Years from now, two seminal events will define 2020: the coronavirus pandemic, and the introduction of China’s digital currency. So says Xu Yuan, a professor of finance at Peking University.
If a digital yuan officially launches, Xu said in an interview in April (link in Chinese), 2020 will be as important in the history of global currencies as 1816, when the gold standard was established, and 1944, when the Bretton Woods system was established and ushered in a new post-war economic world order, with exchange rates pegged to the US dollar, effectively making it the global currency.
That may be ambitious rhetoric, pinning a lot of hope on what a digital version might do for the yuan’s global standing.
It’s true that among all central bank digital currency projects currently under way across the world, China’s is at the most advanced stage, according to the Bank of International Settlements. Six major state-owned banks are now involved in China’s trial, with the People’s Bank of China (PBOC) providing the core infrastructure behind the digital yuan, while commercial banks would provide services to the public, like distributing the currency and executing payments. A pilot program that began earlier this year now covers major cities in the mainland, including Beijing and Shanghai, and will expand to Hong Kong and Macau as well. No firm timeline for a full rollout has yet been made public.
To be clear, this not a cryptocurrency, though it’s sometimes inaccurately referred to as such. Cryptocurrencies refer exclusively to digital units transacted on a decentralized blockchain network, whereas the digital yuan is issued and backed by a central bank.
Beijing has long wanted to boost the yuan’s stature in the global financial system—or “internationalize” the yuan, as the lingo goes. Its limited progress in pursuing that goal—almost 40% of global transactions on Swift are denominated in dollars, compared to less than 2% in yuan—has frustrated Chinese officials. Theoretically, if enough countries adopted the digital yuan for international payment transactions over time, then it could one day challenge the dominance of the US dollar.
That’s unlikely unless China makes drastic changes to how it manages the yuan, virtual or otherwise.
Because the digital currency is little different from the yuan itself, it will on its own “not be a game changer that elevates the renminbi’s role in international finance,” wrote Eswar Prasad, a professor of trade policy at Cornell University, using the currency’s official name. “After all, the Chinese government still restricts capital inflows and outflows, and the People’s Bank of China still manages the renminbi’s exchange rate. Neither policy is likely to change significantly anytime soon.”
What investors are looking for in a reserve currency isn’t the technology—it’s a currency that’s stable, underpinned by a strong economy, freely convertible, and able to be used widely.
Victor Shih, an expert on China’s political economy and a professor at University of California San Diego, explained that merely introducing a digital currency “doesn’t solve the problem that some people holding renminbi offshore will want to sell that renminbi and exchange it for the dollar,” which is widely considered to be a safer asset. Here the gap is even larger: Nearly two-thirds of the world’s currency reserves are held in US dollars, compared with 2% in yuan.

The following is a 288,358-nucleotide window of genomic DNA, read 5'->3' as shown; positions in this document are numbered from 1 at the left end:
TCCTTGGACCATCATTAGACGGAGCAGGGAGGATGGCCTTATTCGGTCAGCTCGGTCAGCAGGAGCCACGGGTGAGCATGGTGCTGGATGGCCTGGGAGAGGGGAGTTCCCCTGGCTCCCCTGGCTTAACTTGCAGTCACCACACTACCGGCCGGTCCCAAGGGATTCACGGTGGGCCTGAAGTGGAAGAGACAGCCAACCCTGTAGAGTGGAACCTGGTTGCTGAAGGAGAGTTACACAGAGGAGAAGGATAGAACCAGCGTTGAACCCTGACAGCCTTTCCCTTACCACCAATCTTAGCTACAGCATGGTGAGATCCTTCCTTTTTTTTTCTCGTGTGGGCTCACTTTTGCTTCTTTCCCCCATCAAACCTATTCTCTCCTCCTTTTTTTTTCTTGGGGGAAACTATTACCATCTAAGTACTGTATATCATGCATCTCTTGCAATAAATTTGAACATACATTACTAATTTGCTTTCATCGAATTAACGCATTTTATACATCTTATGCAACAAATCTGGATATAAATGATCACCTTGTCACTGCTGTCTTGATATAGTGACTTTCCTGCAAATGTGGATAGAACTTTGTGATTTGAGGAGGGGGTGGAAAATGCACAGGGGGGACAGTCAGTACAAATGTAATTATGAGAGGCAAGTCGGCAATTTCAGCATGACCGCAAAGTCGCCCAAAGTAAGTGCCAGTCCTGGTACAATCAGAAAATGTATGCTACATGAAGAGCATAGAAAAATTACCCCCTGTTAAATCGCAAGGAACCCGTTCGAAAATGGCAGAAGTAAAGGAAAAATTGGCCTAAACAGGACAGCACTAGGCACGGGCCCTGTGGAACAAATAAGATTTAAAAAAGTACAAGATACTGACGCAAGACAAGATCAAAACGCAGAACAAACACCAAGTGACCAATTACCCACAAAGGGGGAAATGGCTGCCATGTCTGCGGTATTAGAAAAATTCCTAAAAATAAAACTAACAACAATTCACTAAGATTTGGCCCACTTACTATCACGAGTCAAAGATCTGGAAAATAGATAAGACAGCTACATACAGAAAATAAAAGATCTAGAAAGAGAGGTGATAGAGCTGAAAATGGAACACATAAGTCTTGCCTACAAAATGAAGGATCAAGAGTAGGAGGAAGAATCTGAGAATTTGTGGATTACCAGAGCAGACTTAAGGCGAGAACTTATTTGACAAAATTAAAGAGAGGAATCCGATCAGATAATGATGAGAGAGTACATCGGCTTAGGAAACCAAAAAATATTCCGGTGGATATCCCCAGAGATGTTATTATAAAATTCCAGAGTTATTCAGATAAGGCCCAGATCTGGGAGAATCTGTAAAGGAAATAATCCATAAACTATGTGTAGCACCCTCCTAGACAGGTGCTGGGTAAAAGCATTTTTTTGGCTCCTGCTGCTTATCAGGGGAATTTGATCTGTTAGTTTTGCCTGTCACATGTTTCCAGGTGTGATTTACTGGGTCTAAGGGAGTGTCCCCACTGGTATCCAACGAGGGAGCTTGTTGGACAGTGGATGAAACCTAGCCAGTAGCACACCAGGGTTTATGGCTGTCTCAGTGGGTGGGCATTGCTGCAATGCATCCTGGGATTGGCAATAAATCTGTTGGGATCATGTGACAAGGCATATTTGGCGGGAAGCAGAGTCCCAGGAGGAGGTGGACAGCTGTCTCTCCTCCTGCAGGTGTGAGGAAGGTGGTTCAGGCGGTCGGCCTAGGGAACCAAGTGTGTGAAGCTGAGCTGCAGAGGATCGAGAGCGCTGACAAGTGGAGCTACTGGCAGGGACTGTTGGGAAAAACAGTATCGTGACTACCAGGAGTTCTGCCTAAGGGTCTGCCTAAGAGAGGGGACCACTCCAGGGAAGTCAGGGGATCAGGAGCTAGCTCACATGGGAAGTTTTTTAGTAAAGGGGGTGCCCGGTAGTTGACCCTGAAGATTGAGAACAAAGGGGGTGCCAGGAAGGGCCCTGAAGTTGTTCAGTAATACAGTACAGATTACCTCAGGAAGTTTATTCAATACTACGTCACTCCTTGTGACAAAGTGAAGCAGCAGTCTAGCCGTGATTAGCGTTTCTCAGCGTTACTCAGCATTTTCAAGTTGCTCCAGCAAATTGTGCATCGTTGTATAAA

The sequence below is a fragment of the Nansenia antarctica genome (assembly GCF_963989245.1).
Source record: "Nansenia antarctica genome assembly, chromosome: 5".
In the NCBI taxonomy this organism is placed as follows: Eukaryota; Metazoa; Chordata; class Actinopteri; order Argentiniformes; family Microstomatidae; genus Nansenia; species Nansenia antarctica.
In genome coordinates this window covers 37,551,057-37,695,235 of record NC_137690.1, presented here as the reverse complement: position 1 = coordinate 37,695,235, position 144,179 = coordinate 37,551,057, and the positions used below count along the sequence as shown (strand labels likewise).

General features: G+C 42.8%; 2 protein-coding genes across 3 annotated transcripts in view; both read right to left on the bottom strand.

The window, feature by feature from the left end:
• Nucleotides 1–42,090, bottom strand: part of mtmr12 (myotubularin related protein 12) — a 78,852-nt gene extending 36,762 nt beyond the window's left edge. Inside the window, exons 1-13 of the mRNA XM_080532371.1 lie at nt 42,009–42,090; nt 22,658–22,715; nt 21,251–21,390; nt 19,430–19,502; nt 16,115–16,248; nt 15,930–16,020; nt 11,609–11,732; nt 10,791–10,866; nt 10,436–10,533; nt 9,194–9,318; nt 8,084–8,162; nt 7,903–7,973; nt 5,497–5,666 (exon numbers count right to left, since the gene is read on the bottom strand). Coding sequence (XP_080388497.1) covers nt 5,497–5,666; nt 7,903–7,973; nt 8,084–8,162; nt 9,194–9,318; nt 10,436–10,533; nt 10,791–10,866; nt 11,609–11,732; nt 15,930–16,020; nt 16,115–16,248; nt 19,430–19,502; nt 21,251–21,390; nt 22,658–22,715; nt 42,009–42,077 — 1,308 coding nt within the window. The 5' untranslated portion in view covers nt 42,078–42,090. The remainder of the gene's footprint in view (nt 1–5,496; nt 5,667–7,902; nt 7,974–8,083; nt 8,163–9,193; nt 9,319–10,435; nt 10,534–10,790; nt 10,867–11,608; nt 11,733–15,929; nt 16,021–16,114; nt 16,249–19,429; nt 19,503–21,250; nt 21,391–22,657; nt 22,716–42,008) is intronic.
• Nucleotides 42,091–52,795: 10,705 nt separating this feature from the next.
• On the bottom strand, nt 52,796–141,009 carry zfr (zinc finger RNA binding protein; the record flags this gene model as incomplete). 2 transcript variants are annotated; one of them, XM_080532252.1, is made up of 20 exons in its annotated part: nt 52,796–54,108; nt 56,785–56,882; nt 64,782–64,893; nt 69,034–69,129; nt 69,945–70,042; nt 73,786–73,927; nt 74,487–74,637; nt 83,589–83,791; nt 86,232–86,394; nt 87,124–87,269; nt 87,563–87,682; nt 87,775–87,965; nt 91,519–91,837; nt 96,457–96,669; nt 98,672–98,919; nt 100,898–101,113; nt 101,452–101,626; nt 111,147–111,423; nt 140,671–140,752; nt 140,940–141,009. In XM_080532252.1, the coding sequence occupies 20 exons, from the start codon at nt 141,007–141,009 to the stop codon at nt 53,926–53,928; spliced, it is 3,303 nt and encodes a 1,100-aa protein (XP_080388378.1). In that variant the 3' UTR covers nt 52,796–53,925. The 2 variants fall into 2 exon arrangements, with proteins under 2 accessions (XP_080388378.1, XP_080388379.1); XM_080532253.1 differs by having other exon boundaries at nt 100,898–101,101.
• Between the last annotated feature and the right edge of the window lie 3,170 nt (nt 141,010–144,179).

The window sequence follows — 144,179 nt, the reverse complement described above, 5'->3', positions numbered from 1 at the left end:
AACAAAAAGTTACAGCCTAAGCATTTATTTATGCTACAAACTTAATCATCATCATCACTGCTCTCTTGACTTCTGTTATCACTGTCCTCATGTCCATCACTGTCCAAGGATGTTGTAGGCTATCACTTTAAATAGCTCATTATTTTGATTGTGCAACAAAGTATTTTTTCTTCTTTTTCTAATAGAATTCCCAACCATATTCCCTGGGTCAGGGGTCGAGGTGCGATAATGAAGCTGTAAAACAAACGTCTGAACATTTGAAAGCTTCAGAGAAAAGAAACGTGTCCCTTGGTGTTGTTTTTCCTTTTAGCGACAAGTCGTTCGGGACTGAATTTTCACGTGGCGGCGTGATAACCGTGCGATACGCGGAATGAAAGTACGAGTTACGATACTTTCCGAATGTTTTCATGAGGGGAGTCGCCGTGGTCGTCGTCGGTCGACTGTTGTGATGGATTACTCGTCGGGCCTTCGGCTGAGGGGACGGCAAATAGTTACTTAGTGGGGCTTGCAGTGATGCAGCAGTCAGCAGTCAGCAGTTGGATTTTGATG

Suppose Iran sold China a large amount of oil, and accepted the digital yuan as payment. That would help with Beijing’s goal of pursuing more widespread use of the yuan in international transactions. But Tehran would probably want to use at least a quarter of those earnings to buy goods from Europe, said Shih, so they would need to convert a portion of the digital yuan into dollars and euros, the second-most used currency for global payments.
“If that happened on a very large scale, you’d have hundreds of billions of renminbi accumulating in Hong Kong,” a major clearing center for yuan-denominated transactions. And if those yuan were converted to another currency in large amounts, “the renminbi will be under downward pressure and the PBOC will have to step in” to prop up its value.
Still, the digital yuan could be one way for the state to try and wrest back control of digital payments from commercial companies, but it’s unclear what that would mean for the two dominant digital wallets, Alipay and WeChat Pay, who handle 94% of electronic payment transactions (link in Chinese). The central bank could theoretically ban commercial wallets like Alipay outright to eliminate competition, Shih said, but “that would be pretty terrible.”
One key advantage of people using digital yuan, Shih said, is enabling China’s central bankers to track exactly where every yuan is going in greater detail than possible at present. If Iran made purchases with its digital yuan earnings, for example, the PBOC would be able to see what it’s bought, and from whom, down to the cent. Yet the same thing that makes a virtual currency attractive to China’s government could work against it elsewhere—there are lots of situations when even perfectly law-abiding people don’t want governments to know what they’re doing, particularly when that government is the Communist Party of China.
Shih does see one potential opportunity: weaving the digital yuan into a payment systems on platforms like TikTok, the viral video app owned by Chinese tech giant ByteDance and boasting hundreds of millions of users, or in popular video games like Fortnite, developed by Epic Games, which is 40%-owned by Chinese tech firm Tencent.
“That’s the thing about the digital world,” said Shih. “Everything is potentially linkable so you can leverage popularity on one platform to get popularity on another platform.”